This weekend I'm giving a vermicomposting workshop to our neighborhood garden club. It's the first workshop I've ever done on the subject and I'm thrilled to be able to share my knowledge of this unique practice with others. In case you're unfamiliar, vermicomposting is a special way to return the nutrients in vegetable waste to the soil. It involves keeping earthworms indoors, using them to eat coffee grounds, apple cores, carrot peelings, and other waste. They eat kitchen scraps and turn this "garbage" into a rich natural fertilizer.
My interest in vermicomposting began several years ago, when I began hearing that folks were keeping "pet worms" in boxes in their homes and using them to compost. I was fascinated by the idea of having a little composting factory right in my house. So one day I decided to give vermicomposting a try. I did some research and built my own bin using an 18-gallon plastic storage tote. I bought several containers of red wiggler worms from a local bait shop, dumped them into the bin atop moistened newspaper strips, and began my vermicomposting adventure.
Truth be told, my first couple of years experimenting with worms were rocky. All went well with my first bin until I started noticing tiny fungus gnats all over the place. Frustrated with the pests, I moved the bin outdoors, buried the too-moist, nitrogen-rich bin contents with with dry, carbon-rich materials, and left the bin alone for a spell – a very long spell. In fact, I left the bin outside all the way through the winter. When I returned to the bin in the spring, I had a container full of lovely compost, but no worms! It was then that I learned the hard lesson that worms cannot survive above ground outdoors during a Wisconsin winter.
Determined not to give up, that spring I started a new bin, this time with a bucket of worms from Growing Power in Milwaukee. As I started to get the hang of vermicomposting I soon added a second bin. Then a third. Then I started building bins for friends and family. I'm now at the point where I'm so into vermicomposting that I just launched a little side business called Gardens, not garbage! to help others establish their own worm bins. I also hope to continue to give workshops in the area. Vermicomposting is a fabulous way to reduce waste while creating an amazing organic fertilizer in the process. If you do it right it doesn't smell and works like magic.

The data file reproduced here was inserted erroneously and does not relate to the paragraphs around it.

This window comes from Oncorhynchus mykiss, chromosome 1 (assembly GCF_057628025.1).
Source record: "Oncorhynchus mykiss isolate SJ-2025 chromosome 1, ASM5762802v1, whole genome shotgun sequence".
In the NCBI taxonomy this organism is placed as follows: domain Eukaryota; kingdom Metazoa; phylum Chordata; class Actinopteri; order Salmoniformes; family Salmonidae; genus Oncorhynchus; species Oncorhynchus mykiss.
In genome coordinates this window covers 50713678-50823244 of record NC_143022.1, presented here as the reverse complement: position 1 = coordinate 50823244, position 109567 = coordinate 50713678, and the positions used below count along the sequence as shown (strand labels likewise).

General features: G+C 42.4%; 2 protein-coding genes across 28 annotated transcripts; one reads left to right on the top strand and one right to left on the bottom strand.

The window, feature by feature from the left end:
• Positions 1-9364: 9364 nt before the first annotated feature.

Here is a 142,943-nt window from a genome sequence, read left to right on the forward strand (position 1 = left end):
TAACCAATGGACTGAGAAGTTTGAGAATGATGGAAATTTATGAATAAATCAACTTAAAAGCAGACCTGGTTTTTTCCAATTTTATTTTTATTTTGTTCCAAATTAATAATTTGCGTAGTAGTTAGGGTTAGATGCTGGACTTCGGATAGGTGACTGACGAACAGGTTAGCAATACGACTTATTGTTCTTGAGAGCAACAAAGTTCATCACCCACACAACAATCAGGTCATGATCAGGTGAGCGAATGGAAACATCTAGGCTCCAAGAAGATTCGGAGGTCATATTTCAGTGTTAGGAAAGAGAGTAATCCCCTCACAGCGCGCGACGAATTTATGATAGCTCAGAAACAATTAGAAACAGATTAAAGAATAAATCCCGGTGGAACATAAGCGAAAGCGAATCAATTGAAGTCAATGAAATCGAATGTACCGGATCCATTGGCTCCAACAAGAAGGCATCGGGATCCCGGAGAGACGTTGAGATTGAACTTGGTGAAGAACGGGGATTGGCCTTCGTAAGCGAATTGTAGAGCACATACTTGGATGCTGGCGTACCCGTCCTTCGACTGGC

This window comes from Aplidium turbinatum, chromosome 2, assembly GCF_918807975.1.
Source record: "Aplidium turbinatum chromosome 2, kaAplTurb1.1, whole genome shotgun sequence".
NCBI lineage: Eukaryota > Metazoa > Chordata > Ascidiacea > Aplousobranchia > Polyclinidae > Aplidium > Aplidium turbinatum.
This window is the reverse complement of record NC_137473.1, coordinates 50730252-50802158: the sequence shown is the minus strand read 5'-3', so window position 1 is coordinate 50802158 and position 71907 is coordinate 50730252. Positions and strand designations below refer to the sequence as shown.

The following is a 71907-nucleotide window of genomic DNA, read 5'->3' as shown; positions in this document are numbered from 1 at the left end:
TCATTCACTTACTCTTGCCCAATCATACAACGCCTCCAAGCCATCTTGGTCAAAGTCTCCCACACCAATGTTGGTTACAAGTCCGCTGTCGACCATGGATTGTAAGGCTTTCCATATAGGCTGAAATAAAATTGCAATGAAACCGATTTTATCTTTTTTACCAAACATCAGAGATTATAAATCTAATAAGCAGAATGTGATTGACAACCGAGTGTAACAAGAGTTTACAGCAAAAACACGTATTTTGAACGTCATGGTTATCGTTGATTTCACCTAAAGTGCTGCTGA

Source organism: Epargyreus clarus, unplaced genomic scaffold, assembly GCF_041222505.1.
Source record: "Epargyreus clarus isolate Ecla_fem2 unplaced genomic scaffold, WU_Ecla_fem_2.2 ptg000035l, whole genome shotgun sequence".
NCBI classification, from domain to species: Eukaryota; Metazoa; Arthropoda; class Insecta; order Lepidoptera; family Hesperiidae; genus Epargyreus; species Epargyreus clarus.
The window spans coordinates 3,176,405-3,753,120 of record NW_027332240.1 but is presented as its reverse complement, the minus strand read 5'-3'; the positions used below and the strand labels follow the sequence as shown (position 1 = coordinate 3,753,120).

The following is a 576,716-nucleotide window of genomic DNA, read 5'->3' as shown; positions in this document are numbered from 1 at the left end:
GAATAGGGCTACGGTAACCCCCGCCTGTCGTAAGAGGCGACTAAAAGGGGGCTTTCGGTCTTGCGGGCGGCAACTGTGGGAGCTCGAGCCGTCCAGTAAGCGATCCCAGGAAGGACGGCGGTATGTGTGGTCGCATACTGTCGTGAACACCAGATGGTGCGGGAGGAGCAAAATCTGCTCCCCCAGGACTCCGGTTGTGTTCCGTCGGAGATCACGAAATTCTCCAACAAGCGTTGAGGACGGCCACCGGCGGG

The best perk of vermicomposting, for a gardener like myself, is being able to use vermicompost to revive tired houseplants. I brewed up some "vermicompost tea" about a week ago using this method. Before using the tea to water and fertilizer my houseplants (everything from dracaena to dwarf pomegranates, figs, and coffee plants) I decided to try something I recently learned about in my Master Gardener class: I gave my houseplants a shower. I took all my houseplants and put them in my two bathtubs, then rinsed them with warm water, cleaning dust from their leaves (excessive dust can inhibit photosynthesis). After rinsing the leaves and soil thoroughly, I allowed the water to soak through the pots, washing away the build-up of salts that can occur in the average houseplant pot due to treated water. After their bath, I poured my brew of compost tea on the plants' leaves and into the pots. The compost tea serves the dual purpose of acting as a foliar rinse and a fertilizer. The beneficial microbes in the tea strengthen the plant, positioning it to better resist diseases and pests. The tea also adds nutrients to the pot, bringing dead soil back to life.
My plants now look so healthy and shiny and new. Though the task of showering them was a bit painstaking, I don't imagine that the process will have to happen more than once or twice a year. Of course, I will probably repeat the compost tea every few weeks, because it's so beneficial. It doesn't take much vermicompost to make the tea – only about a quart per five gallons of water -- and it's fairly easy to make. The benefits are definitely worth the trouble if you want happy house plants!